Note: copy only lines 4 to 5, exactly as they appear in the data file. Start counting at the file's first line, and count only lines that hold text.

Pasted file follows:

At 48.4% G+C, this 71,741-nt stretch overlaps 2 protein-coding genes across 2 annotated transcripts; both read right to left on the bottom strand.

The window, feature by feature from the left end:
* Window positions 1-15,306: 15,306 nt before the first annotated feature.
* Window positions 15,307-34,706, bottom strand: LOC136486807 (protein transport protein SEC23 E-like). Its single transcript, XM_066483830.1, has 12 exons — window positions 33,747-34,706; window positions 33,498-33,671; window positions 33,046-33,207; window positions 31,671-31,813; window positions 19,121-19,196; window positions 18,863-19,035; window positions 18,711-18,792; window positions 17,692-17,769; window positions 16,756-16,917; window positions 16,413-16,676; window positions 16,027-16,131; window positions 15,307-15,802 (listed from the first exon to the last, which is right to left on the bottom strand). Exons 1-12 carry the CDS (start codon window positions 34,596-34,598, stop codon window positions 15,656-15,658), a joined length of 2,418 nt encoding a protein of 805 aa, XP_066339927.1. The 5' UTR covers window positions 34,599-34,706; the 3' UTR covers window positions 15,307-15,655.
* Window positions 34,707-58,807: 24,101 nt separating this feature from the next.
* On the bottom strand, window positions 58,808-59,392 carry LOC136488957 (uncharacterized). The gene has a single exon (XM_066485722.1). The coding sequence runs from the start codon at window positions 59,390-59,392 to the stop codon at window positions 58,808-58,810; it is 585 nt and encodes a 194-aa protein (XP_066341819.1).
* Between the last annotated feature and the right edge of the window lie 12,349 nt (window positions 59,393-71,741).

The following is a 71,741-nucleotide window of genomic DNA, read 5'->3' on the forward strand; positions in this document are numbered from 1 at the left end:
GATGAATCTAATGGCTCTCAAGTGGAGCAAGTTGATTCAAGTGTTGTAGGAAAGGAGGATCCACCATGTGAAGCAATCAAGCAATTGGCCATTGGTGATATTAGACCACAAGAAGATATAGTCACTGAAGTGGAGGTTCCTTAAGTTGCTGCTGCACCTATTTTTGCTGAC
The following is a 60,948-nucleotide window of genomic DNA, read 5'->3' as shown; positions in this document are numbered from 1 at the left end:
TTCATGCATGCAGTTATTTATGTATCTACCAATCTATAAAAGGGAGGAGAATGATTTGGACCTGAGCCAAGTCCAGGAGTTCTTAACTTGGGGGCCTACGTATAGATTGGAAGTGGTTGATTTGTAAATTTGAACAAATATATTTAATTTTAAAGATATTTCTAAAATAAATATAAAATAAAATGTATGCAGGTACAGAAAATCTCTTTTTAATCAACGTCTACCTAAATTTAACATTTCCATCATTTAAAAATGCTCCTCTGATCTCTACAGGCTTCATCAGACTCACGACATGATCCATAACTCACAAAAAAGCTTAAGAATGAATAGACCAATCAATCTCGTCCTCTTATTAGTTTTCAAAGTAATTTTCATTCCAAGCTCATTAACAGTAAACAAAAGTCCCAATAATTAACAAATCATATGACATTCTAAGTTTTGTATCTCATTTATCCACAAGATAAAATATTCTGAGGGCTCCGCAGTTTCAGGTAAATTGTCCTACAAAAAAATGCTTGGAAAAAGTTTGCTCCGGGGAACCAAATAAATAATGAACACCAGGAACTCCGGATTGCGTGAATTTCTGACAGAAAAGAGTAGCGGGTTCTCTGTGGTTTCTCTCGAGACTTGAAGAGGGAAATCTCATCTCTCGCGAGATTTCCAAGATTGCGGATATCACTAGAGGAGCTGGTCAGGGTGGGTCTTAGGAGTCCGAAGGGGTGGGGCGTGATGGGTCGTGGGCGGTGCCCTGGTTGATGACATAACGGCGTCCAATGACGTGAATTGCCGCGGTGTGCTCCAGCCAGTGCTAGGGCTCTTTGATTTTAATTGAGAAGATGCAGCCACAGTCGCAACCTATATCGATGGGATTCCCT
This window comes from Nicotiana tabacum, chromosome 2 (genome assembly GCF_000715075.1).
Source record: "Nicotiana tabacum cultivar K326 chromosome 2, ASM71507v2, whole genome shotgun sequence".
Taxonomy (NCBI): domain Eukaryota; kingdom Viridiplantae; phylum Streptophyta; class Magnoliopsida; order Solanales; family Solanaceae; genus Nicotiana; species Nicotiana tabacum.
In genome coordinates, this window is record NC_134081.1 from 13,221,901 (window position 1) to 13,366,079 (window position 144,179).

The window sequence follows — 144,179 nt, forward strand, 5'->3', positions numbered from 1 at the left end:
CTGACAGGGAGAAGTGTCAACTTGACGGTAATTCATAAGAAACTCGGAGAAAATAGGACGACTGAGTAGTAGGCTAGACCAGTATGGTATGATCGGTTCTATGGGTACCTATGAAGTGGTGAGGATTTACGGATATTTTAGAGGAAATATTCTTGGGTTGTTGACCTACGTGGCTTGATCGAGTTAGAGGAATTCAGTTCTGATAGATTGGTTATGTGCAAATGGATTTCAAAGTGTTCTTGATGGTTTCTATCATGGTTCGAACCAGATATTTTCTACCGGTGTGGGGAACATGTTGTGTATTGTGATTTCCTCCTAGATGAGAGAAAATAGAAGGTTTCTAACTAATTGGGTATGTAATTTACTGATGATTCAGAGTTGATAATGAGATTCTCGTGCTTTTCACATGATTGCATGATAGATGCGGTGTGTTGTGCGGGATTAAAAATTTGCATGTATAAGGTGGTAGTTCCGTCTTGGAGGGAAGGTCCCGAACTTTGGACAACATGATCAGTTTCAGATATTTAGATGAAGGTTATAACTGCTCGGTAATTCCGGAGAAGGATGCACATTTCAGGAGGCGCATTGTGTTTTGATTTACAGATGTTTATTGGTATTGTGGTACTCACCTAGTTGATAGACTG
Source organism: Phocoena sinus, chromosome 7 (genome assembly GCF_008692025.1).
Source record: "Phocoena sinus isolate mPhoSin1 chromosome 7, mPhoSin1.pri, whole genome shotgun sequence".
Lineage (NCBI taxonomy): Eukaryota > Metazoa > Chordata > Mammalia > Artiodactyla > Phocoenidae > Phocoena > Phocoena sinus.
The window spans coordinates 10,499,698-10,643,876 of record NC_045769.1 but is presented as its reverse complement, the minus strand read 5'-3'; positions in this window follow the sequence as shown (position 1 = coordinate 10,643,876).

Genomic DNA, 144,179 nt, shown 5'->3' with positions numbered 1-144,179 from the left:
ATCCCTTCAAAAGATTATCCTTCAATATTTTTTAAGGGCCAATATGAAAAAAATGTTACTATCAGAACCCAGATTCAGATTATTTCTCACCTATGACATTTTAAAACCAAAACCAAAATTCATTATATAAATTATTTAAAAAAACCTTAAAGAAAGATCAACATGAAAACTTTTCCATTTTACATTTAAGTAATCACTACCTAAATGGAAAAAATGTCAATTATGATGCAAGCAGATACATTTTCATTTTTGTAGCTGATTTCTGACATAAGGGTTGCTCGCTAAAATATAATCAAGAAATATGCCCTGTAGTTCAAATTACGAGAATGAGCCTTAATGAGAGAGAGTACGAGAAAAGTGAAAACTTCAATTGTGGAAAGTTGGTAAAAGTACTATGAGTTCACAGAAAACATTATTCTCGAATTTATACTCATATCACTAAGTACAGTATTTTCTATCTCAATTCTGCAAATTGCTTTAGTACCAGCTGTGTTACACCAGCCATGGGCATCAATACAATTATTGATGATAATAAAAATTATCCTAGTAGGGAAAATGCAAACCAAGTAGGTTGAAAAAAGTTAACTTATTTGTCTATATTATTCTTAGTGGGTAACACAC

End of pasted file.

* Window positions 15,307-34,706, bottom strand: LOC136486807 (protein transport protein SEC23 E-like). Its single transcript, XM_066483830.1, has 12 exons — window positions 33,747-34,706; window positions 33,498-33,671; window positions 33,046-33,207; window positions 31,671-31,813; window positions 19,121-19,196; window positions 18,863-19,035; window positions 18,711-18,792; window positions 17,692-17,769; window positions 16,756-16,917; window positions 16,413-16,676; window positions 16,027-16,131; window positions 15,307-15,802 (listed from the first exon to the last, which is right to left on the bottom strand). Exons 1-12 carry the CDS (start codon window positions 34,596-34,598, stop codon window positions 15,656-15,658), a joined length of 2,418 nt encoding a protein of 805 aa, XP_066339927.1. The 5' UTR covers window positions 34,599-34,706; the 3' UTR covers window positions 15,307-15,655.
* Window positions 34,707-58,807: 24,101 nt separating this feature from the next.